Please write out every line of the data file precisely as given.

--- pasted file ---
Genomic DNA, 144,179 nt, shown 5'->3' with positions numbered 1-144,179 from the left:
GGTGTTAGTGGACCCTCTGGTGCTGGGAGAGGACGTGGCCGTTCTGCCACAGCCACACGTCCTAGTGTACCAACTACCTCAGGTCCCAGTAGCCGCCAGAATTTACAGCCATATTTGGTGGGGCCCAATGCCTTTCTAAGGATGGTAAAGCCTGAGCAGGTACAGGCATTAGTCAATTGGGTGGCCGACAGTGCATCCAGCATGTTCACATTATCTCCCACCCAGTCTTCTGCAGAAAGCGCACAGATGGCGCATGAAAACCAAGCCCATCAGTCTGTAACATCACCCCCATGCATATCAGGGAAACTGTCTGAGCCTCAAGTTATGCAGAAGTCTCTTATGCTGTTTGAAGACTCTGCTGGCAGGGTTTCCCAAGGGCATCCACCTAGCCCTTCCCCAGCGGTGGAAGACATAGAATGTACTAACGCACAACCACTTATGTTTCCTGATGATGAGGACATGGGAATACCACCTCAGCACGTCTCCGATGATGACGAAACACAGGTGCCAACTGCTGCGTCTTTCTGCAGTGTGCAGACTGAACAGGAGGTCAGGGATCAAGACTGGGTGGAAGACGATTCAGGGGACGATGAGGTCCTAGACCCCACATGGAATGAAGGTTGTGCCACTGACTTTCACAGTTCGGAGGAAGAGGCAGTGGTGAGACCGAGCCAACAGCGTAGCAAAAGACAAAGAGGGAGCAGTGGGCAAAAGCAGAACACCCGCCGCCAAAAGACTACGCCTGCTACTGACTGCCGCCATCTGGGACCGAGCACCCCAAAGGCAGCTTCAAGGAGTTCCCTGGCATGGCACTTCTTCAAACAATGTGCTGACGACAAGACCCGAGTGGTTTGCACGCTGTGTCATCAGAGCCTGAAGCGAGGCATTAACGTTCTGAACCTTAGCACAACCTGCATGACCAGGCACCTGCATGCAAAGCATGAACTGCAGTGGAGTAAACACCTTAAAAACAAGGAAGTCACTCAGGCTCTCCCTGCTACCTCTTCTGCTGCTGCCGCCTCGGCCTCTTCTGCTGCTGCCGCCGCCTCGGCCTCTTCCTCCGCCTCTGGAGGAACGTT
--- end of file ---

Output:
Genomic DNA, 144,179 nt, shown 5'->3' with positions numbered 1-144,179 from the left:
GGTGTTAGTGGACCCTCTGGTGCTGGGAGAGGACGTGGCCGTTCTGCCACAGCCACACGTCCTAGTGTACCAACTACCTCAGGTCCCAGTAGCCGCCAGAATTTACAGCCATATTTGGTGGGGCCCAATGCCTTTCTAAGGATGGTAAAGCCTGAGCAGGTACAGGCATTAGTCAATTGGGTGGCCGACAGTGCATCCAGCATGTTCACATTATCTCCCACCCAGTCTTCTGCAGAAAGCGCACAGATGGCGCATGAAAACCAAGCCCATCAGTCTGTAACATCACCCCCATGCATATCAGGGAAACTGTCTGAGCCTCAAGTTATGCAGAAGTCTCTTATGCTGTTTGAAGACTCTGCTGGCAGGGTTTCCCAAGGGCATCCACCTAGCCCTTCCCCAGCGGTGGAAGACATAGAATGTACTAACGCACAACCACTTATGTTTCCTGATGATGAGGACATGGGAATACCACCTCAGCACGTCTCCGATGATGACGAAACACAGGTGCCAACTGCTGCGTCTTTCTGCAGTGTGCAGACTGAACAGGAGGTCAGGGATCAAGACTGGGTGGAAGACGATTCAGGGGACGATGAGGTCCTAGACCCCACATGGAATGAAGGTTGTGCCACTGACTTTCACAGTTCGGAGGAAGAGGCAGTGGTGAGACCGAGCCAACAGCGTAGCAAAAGACAAAGAGGGAGCAGTGGGCAAAAGCAGAACACCCGCCGCCAAAAGACTACGCCTGCTACTGACTGCCGCCATCTGGGACCGAGCACCCCAAAGGCAGCTTCAAGGAGTTCCCTGGCATGGCACTTCTTCAAACAATGTGCTGACGACAAGACCCGAGTGGTTTGCACGCTGTGTCATCAGAGCCTGAAGCGAGGCATTAACGTTCTGAACCTTAGCACAACCTGCATGACCAGGCACCTGCATGCAAAGCATGAACTGCAGTGGAGTAAACACCTTAAAAACAAGGAAGTCACTCAGGCTCTCCCTGCTACCTCTTCTGCTGCTGCCGCCTCGGCCTCTTCTGCTGCTGCCGCCGCCTCGGCCTCTTCCTCCGCCTCTGGAGGAACGTT